Executive director William Harper steps down after 20 years with AIDS Service Association of Pinellas

william harper

St. Petersburg – William Harper of AIDS Service Association of Pinellas (ASAP) will be stepping down as executive director as he approaches 20 years with the organization.

Harper, who started with ASAP in May 1996, says that it has been a great opportunity for him to work for such an amazing organization, but that after two decades, it is time to move on.

“I’m a firm believer that if your heart or gut tells you ‘I’m tired, I’m rundown and you need to take care of yourself,’ that you need to listen to that. I just feel like I have come to that point,” Harper says.

Harper came to Florida after working several years as a music director for a church in Georgia.

“I had been outed by church officials in Georgia and was asked very politely to resign and move on,” Harper says. “It was an evangelical church and they said they didn’t appreciate my lifestyle.”

The move took him to Lakeland where his family lived, and he took a job at King of Peace MCC in St. Petersburg, commuting each day from home to the church.

While working at the church, Harper took a part-time job as a case manager for ASAP working 20 hours a week. He made the move over to St. Pete and made his way through the ranks.

“[I went] from case worker to manager and about eight years ago became the executive director,” Harper says. “I was talking to a counselor friend and he said, ‘One day you’re gonna be happy that this thing up in Georgia happened to you. I really hated him for saying that, but really it set me free, and I was able to come down here and be me and find a new path.”

Harper came on board with ASAP during a time when HIV/AIDS was still front page news across the world. It was a time when Broadway’s Rent was front and center on America’s stage and the discovery of antiretroviral medications started giving people living with the disease a light at the end of the tunnel.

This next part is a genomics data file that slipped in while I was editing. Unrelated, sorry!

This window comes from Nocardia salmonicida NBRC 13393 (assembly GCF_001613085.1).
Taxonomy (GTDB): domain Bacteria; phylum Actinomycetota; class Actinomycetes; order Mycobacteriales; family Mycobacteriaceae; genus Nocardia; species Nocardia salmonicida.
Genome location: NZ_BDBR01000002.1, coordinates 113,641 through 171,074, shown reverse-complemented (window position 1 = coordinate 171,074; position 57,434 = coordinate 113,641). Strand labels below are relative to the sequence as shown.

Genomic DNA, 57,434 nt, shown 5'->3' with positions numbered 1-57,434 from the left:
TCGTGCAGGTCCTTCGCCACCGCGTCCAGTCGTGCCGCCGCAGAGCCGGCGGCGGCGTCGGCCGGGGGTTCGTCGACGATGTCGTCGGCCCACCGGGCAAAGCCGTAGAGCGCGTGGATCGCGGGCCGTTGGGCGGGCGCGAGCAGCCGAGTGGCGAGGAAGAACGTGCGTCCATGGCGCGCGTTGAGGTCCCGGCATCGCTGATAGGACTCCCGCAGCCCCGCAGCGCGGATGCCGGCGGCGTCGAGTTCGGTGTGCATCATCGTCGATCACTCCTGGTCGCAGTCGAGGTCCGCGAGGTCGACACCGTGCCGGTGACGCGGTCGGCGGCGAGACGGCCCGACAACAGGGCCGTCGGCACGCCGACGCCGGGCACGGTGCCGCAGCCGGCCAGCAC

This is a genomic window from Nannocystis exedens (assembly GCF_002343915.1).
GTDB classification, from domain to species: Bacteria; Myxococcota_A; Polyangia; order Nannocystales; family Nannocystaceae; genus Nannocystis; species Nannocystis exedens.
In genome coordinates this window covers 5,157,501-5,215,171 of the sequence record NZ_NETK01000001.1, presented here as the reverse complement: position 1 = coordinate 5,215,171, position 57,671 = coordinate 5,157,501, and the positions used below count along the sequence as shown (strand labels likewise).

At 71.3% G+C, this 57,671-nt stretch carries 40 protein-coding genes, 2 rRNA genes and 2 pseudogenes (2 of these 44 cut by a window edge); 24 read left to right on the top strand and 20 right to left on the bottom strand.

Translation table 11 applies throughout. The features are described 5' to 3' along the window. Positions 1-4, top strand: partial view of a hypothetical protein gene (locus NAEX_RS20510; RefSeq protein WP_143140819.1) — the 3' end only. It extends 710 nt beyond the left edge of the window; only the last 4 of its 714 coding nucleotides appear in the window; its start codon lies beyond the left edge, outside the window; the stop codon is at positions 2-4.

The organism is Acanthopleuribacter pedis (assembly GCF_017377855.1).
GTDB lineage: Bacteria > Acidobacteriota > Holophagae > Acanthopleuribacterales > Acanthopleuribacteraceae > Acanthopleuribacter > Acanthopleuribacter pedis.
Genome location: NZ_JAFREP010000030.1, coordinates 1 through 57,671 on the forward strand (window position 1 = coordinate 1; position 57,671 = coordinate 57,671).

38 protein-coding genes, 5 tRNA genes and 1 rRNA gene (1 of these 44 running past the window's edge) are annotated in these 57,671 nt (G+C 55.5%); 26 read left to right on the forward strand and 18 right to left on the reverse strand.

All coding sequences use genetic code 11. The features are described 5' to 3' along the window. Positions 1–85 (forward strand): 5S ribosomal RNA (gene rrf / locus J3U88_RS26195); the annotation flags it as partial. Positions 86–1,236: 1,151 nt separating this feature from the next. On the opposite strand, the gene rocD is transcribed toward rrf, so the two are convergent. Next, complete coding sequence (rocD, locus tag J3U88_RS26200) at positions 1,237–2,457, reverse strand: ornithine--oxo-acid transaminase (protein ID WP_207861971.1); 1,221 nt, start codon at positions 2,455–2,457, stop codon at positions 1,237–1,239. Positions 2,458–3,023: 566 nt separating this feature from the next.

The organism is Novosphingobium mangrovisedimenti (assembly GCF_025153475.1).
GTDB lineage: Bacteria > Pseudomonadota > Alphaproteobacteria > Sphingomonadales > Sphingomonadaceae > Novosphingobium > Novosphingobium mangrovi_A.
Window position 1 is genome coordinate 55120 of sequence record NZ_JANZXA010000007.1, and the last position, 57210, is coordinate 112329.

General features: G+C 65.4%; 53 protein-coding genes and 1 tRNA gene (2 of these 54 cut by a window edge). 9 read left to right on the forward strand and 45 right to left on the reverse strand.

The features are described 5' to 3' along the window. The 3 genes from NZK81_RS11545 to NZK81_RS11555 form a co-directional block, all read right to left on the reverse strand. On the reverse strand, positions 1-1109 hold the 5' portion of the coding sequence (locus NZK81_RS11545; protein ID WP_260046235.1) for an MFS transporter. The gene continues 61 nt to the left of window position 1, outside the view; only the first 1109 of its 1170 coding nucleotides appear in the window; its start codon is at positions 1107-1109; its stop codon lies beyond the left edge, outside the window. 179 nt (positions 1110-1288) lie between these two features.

“I loved being able to see people get started on those meds and able to do a 180 and start getting better,” Harper says. “It really empowered the community and it gave people hope, especially the LGBT community. It gave them a real boost in the arm, because we felt like, wow, we really can beat this thing.”

With drugs coming on the market that were making HIV a more manageable disease, new concerns started to arise. The caseloads for people needing assistance and to be placed on meds started going up and donations to AIDS services started dropping.

“We loved the fact that we were keeping folks instead of losing folks,” Harper says. “But it did create some challenges in how do we create the funding, how we’d create the resources, even the staffing, to meet the needs.”

Harper says when the funding started to go down, the community stepped up its efforts.

“The bars started holding fundraisers and the community really came out,” Harper says. “It went from memorial donations to fundraisers celebrating lives that could continue on.”

Through the years, Harper and ASAP have been able to add more services to help the community, including adding in mental and substance abuse counseling, a care clinic and the medical home, but what Harper is most proud to have been a part of is the in-house pharmacy that was established as part of the Home 3050 program.

“ASAP, even with the successful fundraisers Dine Out for Life and the Tampa Bay AIDS Walk, relies on grants for most of the funding that keeps it going,” Harper says. “With grants you never know when it comes back up a year from now, or a few years from now, [or] if you’re going to get it again, because we have to compete for them, and that’s just the way the system is.”

The pharmacy piece however adds a new stream of revenue back into the program and leaves sustainability for the organization that wasn’t there before.

“So if we do lose a grant or funding down the road, we aren’t just left out to dry. We will have the pharmacy revenue to help us retain those services,” Harper says.

20 years is a long time to be with the same organization, especially one so instrumental in fighting a disease that at one point was viewed as a death sentence, and that is something Harper is very proud to have been a part of.

“I have done a wonderful job since coming here to ASAP. I don’t mind saying it for myself, I have done a good job, but it has been because of my team who has helped me move this far,” Harper says. “Everybody asks, ‘what are you doing next?’ What I’m going to do is rest and relax and take a vacation. I know that sounds selfish, especially from a social worker, but we always tell our patients take care of you, but we don’t do it ourselves. So I’m gonna try and take care of myself.”

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